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tried without a jury, as it was before the Con- for violating any ordinance hy ine not exstitution of 1844 was adopted.

ceeding $100, or by imprisonment in the 6. The question does not arise whether a jury may be demanded when the penalty exceeds

township lockup or county jail not exceeding $16.

90 days, or by both. Such ordinance may pre(Syllabus by the Court.)

scribe the amount of fine or term of imprisCertiorari by the state, on the prosecution

onment, or it may provide that the justice of Herman Unger, against the inhabitants

before whom the proceeding shall be instiof the township of Fanwood, to review an

tuted shall determine whether the penalty

shall be by fine or imprisonment, and, if by ordinance regulating the speed of automobiles. Writ dismissed,

fine, the amount thereof, and, if by imArgued February term, 1903, before VAN

prisonment, the term thereof, within the limSYCKEL and GARRETSON, JJ.

its above prescribed. This ordinance was

duly passed, and was within the granted Reed & Coddington, for prosecutor. Cod.

power. Section 23, p. 381, of the act of 1899 dington & Swackhamer, for defendant.

authorizes arrest without warrant on view

of the officer for violating the ordinance. VAN SYCKEL, J. The writ in this case

The cases hold that, where the violation of brings up for review only an ordinance pass

an ordinance is punishable by fine only, the ed by the township committee of Fanwood proceeding before a justice of the peace is regulating the speed of automobiles and pro

a civil suit. Penna. R. Rd. v. N. J. Society, viding punishment for its violation. The

39 N. J. Law, 400; Greely V. Passaic, 42 affidavit upon which the writ was allowed

N. J. Law, 429; Brophy V. Perth Amboy, sets up that the prosecutor was arrested for

44 N. J. Law, 217; White v. Neptune City, an alleged violation of the ordinance, but

56 N. J. Law, 222, 28 Atl. 378. In the case the proceedings in that suit are not by this

last cited Mr. Justice Dixon held that the writ certified into this court.

construction that it is a civil suit should The prosecutor is met with the objection be favored, and that in such cases certiorari that in this posture of affairs he has no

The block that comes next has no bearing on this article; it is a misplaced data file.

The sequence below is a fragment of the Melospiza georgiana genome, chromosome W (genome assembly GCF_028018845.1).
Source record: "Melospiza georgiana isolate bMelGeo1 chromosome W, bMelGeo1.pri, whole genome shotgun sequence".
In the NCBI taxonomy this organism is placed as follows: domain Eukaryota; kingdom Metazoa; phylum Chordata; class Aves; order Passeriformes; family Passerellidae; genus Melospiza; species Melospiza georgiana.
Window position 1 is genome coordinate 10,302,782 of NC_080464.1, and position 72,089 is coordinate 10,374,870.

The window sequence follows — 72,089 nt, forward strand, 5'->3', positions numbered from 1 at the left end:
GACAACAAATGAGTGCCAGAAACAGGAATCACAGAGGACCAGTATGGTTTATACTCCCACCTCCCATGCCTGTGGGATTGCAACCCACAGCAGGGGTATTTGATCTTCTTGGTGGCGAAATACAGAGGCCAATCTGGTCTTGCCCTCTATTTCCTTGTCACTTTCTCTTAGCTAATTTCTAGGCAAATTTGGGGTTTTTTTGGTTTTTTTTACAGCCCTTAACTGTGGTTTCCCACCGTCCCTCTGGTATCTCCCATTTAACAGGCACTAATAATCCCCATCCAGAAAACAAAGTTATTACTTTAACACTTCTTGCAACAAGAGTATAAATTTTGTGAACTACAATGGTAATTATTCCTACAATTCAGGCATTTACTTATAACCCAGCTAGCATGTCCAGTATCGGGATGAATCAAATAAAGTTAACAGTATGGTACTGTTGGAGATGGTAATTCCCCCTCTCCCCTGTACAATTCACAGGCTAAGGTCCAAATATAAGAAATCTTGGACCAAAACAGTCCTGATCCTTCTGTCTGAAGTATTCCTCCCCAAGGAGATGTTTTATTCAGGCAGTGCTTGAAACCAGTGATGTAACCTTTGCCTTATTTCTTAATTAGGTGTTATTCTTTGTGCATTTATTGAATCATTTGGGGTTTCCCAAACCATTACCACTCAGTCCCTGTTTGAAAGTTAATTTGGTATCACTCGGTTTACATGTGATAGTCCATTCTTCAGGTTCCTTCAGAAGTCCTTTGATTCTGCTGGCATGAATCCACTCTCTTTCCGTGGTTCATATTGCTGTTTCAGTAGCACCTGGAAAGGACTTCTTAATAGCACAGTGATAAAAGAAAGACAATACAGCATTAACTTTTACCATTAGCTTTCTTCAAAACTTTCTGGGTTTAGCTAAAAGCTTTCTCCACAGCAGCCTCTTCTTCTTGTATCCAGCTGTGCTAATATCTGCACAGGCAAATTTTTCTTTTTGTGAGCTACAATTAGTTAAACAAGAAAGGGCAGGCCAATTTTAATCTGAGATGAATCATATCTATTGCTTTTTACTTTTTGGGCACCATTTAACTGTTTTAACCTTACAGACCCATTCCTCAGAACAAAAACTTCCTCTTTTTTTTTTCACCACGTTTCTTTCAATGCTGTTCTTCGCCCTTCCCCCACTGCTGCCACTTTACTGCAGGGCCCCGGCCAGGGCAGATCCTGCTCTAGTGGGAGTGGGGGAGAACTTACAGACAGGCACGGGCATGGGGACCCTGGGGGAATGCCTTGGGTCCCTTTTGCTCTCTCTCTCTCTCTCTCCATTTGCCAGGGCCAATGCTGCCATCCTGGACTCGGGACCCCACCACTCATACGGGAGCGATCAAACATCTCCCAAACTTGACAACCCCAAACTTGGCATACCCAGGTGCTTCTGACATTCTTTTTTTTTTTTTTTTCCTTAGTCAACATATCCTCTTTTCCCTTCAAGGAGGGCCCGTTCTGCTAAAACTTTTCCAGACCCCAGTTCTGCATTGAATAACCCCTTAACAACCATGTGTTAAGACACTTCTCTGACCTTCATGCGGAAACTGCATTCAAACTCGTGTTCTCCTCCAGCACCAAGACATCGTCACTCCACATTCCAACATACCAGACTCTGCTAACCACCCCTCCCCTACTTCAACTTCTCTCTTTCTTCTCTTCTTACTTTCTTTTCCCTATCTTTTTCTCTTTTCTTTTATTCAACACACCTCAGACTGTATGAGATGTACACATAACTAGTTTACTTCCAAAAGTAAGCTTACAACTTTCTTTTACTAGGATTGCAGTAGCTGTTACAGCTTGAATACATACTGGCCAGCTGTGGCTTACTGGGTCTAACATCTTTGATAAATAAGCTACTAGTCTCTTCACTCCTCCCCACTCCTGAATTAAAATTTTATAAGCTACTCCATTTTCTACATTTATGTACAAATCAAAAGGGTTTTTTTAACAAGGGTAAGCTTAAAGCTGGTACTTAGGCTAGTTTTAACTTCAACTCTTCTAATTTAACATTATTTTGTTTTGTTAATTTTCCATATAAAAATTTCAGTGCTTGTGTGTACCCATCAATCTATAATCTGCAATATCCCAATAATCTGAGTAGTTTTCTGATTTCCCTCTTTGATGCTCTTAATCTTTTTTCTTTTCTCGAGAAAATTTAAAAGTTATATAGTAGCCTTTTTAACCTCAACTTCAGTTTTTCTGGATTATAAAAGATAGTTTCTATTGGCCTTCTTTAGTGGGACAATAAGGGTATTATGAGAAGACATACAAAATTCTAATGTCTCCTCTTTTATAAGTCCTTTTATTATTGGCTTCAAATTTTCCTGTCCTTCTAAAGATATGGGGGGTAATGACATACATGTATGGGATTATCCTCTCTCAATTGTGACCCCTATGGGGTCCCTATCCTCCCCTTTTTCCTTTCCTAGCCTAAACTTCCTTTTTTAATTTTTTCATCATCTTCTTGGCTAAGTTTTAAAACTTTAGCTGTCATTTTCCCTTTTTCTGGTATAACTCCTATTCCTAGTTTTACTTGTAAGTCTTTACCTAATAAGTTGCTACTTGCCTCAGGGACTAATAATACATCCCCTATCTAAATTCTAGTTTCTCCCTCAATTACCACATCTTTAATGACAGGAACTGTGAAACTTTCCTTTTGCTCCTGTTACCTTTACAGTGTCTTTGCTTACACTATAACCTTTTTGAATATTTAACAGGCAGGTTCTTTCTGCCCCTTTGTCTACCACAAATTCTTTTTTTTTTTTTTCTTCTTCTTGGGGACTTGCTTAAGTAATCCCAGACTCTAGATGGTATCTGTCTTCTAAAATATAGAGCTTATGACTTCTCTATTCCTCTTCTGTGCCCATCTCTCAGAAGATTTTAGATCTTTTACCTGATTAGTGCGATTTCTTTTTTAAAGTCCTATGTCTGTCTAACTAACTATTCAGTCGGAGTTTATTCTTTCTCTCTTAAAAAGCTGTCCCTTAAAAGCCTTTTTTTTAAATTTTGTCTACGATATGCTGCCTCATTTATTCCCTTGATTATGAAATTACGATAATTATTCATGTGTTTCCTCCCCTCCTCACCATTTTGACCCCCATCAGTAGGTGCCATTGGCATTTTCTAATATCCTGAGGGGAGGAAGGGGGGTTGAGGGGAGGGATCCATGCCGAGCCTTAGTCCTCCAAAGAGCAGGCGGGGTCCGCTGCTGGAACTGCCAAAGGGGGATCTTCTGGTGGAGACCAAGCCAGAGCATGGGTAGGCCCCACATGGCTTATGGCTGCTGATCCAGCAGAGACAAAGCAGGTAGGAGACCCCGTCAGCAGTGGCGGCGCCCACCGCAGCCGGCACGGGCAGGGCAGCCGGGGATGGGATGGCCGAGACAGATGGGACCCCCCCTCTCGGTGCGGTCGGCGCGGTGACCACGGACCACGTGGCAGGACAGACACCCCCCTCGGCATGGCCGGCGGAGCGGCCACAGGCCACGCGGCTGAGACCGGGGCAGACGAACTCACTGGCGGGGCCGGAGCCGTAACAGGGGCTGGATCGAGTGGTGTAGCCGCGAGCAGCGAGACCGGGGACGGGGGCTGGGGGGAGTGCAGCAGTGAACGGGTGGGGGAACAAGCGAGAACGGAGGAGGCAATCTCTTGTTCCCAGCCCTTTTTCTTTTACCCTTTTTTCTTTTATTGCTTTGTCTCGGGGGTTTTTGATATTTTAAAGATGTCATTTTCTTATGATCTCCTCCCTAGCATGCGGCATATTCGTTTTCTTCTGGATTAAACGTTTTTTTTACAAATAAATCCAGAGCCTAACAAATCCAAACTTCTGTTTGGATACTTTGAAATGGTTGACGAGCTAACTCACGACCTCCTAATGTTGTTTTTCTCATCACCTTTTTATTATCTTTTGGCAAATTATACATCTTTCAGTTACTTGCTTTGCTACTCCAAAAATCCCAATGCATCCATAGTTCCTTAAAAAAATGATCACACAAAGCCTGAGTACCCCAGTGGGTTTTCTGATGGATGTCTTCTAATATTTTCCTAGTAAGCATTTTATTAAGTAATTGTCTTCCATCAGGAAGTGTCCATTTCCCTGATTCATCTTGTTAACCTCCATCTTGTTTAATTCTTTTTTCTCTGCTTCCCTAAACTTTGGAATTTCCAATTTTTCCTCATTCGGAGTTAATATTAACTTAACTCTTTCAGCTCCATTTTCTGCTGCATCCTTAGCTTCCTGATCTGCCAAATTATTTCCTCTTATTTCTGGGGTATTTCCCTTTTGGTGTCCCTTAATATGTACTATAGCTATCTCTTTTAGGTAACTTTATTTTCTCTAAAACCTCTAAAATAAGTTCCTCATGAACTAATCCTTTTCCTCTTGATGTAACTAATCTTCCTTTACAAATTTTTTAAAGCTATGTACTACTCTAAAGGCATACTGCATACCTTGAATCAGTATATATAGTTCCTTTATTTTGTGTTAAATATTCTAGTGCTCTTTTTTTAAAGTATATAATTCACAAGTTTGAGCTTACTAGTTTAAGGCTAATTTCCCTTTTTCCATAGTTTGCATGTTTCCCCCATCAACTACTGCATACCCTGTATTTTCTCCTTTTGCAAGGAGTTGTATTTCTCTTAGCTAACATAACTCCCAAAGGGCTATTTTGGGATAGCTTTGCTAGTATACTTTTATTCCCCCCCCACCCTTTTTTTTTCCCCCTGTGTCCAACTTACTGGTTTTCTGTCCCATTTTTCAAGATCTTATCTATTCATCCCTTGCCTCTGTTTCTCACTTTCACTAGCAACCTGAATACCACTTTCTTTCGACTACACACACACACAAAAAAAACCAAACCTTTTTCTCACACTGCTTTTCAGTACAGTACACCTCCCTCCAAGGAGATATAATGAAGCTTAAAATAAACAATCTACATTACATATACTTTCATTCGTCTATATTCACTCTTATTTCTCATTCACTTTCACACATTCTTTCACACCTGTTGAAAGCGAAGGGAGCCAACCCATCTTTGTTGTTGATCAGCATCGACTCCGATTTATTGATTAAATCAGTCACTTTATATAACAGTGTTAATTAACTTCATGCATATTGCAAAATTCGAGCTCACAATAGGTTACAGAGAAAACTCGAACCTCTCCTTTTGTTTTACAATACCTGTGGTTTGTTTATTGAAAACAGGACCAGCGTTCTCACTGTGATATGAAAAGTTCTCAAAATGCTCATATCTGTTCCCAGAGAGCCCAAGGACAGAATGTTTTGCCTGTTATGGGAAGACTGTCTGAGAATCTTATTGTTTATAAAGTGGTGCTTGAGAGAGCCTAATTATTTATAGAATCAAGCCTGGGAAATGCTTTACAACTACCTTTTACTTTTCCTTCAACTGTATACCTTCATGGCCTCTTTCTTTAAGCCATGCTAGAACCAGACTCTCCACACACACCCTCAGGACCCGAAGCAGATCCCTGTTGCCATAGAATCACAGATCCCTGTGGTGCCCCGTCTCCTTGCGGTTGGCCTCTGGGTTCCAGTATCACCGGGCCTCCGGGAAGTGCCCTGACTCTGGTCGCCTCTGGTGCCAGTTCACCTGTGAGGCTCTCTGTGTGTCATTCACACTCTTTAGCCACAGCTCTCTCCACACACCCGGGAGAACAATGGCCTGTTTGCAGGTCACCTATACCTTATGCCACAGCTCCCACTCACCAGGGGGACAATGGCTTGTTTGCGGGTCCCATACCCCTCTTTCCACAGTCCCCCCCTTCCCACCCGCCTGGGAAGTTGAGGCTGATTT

will not lie, the remedy being by appeal to standing to sue out a certiorari. It is the

the common pleas, the justice having jurisestablished rule tbat a right of action does

diction in the small-cause court. not exist in favor of one who is only damni- In the case in hand the justice may punfied as one of the public in common with his

ish by fine or by imprisonment. The act of fellow citizens. Kean v. Bronson, 35 N. J.

1899 expressly giving to the township comLaw, 468; Montgomery v. Trenton, 36 N. J.

mittee the power to confer upon a justice Law, 85; Jersey City v. Traphagen, 53 N.

of the peace the right to adjust the penalty J. Law, 434, 22 Atl. 190; Tallon v. Hoboken,

in each case within the statutory limits, 60 N. J. Law, 212, 37 Atl. 895; Hamblet v.

the ordinance in that respect is valid. Young Asbury Park, 61 N. J. Law, 502, 39 Atl.

V. Atlantic City, 60 N. J. Law, 126, 37 Atl. 1022; Kendall Co. v. Jersey City, 65 N. J.

444. The justice having power to impose Law, 123, 46 Atl. 647. In Hamblet v. As

punishment by imprisonment alone, the case bury Park, Mr. Justice Garrison, in deliv- is not within the authorities above cited ering the opinion of the court, said, “Convic

which apply to a civil suit. This is in the tion alone can furnish evidence that the or

nature of a criminal proceeding before a jusdinance affects the prosecutor."

tice of the peace, and not a civil suit in a The prosecutor's writ is an attack upon justice's court. Johnson v. Barclay, 16 N. the ordinance exclusively, and not upon the

J. Law, 1; McGear v. Woodruff, 33 N. J. proceeding which he alleges has been il

Law, 216. It is a summary proceeding legally instituted against him. For the pur- which may be tried without a jury as bepose of arresting the further prosecution of fore the Constitution of 1844 was adopted. that suit, the writ was prematurely grant

The question does not arise whether a jury ed. He should have waited judgment in the

may be demanded when the penalty exceeds case before he sued out his writ. He is not

$16. If it is a civil suit, certiorari will not within the exception to the rule that cer- lie, but appeal to the pleas is the appropriate tiorari will not be allowed before a final

remedy. If it is a summary proceeding to decision is reached in the inferior tribunal.

inflict punishment, certiorari will lie after Hoxsey v. Paterson, 39 N. J. Law, 489. Un

judgment below, but the denial of a jury der the present aspect of the case, there- will be no ground for reversal. fore, the prosecutor has no interest in the

The writ is dismissed, with costs. validity of the ordinance other than that which is common to all citizens. But if the validity of the ordinance may

(69 N. J. L. 572) be challenged by the prosecutor, is there any infirmity in it? The act of 1899, p. 385,

GARCIN V. ROBERTS. $ 32, gives the town committee power to pass

(Supreme Court of New Jersey. June 8, 1903.) ordinances to prevent immoderate driving WILLFUL TRESPASS-ACTION BEFORE JUSTICE

-DEFENSES-JURISDICTION. or riding on any street or highway. Section

1. An action brought before a justice of the 22, page 380, gives power to the town com

peace under "An act to prevent willful tresmittee to prescribe by ordinance a penalty passing upon lands” (Gen. St. p. 3682) proceeds according to the provisious of the act consti- the plaintiff may prosecute his suit in the tuting courts for the trial of small causes (Gen.